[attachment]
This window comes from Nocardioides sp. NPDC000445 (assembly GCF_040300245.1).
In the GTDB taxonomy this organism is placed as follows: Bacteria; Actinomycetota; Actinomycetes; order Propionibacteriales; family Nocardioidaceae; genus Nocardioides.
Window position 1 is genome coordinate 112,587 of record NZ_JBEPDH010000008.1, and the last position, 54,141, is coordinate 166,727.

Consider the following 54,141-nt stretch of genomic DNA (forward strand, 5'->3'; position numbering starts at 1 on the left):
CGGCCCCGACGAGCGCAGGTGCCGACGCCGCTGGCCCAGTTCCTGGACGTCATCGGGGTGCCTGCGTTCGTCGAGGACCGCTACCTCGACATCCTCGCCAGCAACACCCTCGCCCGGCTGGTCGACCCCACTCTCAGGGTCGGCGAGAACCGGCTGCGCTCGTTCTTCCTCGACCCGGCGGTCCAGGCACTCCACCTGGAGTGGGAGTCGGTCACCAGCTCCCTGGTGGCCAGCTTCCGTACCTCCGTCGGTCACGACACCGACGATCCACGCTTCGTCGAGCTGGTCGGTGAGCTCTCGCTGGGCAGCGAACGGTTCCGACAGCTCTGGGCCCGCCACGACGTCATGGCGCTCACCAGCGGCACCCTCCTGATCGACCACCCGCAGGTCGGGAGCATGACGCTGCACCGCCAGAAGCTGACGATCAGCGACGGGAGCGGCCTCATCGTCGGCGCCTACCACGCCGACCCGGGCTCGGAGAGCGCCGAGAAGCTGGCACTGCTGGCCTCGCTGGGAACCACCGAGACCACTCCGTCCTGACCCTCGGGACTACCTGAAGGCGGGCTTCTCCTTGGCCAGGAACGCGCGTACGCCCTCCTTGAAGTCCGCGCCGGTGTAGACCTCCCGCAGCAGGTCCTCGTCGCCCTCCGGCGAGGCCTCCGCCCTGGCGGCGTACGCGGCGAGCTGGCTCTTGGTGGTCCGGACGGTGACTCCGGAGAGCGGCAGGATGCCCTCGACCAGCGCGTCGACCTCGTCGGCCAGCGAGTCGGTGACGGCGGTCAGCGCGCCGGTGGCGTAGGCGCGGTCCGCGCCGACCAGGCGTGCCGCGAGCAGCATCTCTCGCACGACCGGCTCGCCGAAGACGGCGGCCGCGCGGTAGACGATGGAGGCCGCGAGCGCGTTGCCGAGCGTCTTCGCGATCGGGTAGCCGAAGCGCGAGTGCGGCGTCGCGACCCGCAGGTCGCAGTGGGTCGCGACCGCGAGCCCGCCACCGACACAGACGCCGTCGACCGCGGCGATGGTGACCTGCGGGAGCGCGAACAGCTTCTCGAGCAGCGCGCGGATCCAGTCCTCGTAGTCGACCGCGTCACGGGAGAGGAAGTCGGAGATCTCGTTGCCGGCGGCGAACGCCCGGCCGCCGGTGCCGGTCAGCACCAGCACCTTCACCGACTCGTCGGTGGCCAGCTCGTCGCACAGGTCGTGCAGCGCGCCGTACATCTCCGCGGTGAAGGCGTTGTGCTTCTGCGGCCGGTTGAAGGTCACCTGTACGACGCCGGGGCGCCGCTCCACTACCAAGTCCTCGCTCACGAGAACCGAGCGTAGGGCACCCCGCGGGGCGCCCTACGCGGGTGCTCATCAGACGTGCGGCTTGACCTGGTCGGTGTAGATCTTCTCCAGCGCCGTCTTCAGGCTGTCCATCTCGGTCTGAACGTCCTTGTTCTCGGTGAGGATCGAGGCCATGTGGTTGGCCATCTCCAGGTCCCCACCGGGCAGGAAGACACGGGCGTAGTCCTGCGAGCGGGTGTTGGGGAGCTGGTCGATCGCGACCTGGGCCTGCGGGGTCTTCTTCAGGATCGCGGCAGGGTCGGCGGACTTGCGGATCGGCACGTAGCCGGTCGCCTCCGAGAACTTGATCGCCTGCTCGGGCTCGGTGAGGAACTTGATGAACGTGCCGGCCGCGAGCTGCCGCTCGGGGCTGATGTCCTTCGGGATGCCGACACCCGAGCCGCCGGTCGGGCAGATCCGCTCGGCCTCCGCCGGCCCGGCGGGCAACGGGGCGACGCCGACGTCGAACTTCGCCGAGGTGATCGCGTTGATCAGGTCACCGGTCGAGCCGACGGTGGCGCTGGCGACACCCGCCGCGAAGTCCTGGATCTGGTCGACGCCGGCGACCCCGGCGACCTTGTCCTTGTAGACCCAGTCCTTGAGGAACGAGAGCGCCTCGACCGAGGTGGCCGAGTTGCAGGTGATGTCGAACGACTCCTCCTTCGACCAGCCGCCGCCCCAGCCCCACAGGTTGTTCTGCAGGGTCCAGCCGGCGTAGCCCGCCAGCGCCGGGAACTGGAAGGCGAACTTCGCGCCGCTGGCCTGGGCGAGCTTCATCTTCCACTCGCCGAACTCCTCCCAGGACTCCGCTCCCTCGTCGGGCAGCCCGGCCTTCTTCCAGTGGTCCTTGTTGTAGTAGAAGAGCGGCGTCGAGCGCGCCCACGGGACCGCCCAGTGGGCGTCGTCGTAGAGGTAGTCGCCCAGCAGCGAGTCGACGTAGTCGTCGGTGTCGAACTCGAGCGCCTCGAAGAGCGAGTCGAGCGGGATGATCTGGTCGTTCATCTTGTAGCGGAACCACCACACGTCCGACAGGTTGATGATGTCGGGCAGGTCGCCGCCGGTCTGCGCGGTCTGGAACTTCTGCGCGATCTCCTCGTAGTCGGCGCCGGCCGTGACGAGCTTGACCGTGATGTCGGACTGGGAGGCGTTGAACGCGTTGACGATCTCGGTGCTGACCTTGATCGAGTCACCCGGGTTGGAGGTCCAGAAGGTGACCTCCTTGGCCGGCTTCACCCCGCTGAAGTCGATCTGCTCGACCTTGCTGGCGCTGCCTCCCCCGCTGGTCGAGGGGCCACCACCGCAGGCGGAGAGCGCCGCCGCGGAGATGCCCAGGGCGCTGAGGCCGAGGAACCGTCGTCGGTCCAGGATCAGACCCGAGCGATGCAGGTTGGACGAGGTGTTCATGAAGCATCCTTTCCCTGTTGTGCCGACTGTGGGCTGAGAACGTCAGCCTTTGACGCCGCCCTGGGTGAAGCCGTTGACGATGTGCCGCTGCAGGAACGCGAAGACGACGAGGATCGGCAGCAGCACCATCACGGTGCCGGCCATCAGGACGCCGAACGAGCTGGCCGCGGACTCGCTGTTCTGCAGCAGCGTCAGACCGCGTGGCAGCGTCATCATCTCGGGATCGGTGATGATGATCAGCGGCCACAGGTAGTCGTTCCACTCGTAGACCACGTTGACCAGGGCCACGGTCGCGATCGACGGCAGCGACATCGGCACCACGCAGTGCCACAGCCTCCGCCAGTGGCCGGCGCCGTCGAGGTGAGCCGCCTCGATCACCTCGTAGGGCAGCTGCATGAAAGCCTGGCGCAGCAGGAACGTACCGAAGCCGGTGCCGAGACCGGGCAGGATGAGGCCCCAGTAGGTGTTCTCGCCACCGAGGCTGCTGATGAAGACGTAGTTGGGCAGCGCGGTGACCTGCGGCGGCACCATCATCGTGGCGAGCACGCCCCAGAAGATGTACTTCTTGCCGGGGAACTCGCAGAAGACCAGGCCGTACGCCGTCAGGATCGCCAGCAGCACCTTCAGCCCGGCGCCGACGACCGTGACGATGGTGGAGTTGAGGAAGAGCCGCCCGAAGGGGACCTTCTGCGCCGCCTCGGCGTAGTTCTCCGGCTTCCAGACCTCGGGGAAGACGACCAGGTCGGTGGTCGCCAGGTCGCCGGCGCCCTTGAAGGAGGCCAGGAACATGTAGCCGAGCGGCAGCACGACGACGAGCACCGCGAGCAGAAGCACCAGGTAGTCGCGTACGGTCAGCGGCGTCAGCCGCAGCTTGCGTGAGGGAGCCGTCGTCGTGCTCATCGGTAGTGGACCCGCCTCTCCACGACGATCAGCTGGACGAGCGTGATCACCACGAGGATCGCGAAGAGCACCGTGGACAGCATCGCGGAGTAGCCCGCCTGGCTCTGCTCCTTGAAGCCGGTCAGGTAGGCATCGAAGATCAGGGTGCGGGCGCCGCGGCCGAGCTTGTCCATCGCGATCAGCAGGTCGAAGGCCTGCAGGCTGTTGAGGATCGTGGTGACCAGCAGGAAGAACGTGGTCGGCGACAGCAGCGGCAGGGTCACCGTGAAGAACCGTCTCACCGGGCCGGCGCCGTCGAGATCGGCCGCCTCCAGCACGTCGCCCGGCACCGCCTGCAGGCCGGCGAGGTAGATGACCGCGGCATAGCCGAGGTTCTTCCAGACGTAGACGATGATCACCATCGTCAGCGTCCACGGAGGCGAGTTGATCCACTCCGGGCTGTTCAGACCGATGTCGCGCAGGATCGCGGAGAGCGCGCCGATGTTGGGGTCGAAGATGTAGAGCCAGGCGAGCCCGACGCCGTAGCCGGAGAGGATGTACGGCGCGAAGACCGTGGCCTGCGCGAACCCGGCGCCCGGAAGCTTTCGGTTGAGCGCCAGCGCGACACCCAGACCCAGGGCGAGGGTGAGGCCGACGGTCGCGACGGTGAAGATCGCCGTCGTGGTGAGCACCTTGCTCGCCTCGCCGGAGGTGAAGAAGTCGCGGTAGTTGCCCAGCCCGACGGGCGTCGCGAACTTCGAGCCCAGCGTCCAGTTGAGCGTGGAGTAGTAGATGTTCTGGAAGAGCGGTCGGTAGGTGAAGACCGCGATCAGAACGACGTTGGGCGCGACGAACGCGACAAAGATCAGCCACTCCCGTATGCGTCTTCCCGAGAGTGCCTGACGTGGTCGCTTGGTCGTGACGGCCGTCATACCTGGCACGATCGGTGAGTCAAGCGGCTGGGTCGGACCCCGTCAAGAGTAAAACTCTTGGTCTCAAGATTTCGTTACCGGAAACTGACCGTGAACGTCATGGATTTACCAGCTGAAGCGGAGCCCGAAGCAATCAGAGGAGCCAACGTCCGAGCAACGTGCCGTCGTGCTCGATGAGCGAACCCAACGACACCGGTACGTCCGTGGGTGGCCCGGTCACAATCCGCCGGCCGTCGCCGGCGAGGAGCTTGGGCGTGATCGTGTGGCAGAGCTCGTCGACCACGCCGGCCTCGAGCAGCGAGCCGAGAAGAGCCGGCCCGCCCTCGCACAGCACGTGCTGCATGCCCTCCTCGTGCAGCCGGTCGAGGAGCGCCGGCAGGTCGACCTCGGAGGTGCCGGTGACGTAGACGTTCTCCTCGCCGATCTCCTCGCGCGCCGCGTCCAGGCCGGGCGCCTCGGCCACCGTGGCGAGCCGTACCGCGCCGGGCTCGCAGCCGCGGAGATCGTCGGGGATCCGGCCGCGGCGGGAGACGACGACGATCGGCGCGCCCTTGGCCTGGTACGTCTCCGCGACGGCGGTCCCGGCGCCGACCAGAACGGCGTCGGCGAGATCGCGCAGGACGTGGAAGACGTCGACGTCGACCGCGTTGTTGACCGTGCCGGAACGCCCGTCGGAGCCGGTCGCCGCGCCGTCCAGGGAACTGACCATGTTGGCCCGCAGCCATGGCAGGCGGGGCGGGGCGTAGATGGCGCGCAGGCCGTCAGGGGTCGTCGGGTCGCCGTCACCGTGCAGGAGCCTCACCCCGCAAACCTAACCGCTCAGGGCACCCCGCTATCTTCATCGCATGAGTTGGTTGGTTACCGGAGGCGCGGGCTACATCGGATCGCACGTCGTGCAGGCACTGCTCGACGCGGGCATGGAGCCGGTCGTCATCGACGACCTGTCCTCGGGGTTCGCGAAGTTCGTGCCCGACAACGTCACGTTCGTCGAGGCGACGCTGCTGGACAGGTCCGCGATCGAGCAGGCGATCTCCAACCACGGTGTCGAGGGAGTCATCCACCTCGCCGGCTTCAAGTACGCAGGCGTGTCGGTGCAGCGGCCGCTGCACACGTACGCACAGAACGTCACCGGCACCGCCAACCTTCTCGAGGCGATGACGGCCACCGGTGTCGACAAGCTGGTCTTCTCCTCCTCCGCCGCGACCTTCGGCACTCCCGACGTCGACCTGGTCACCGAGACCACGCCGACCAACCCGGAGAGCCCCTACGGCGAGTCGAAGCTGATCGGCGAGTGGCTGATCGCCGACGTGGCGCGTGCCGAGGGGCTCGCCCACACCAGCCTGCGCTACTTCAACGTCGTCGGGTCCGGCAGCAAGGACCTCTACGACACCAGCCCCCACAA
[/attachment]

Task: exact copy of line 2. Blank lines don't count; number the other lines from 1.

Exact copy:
In the GTDB taxonomy this organism is placed as follows: Bacteria; Actinomycetota; Actinomycetes; order Propionibacteriales; family Nocardioidaceae; genus Nocardioides.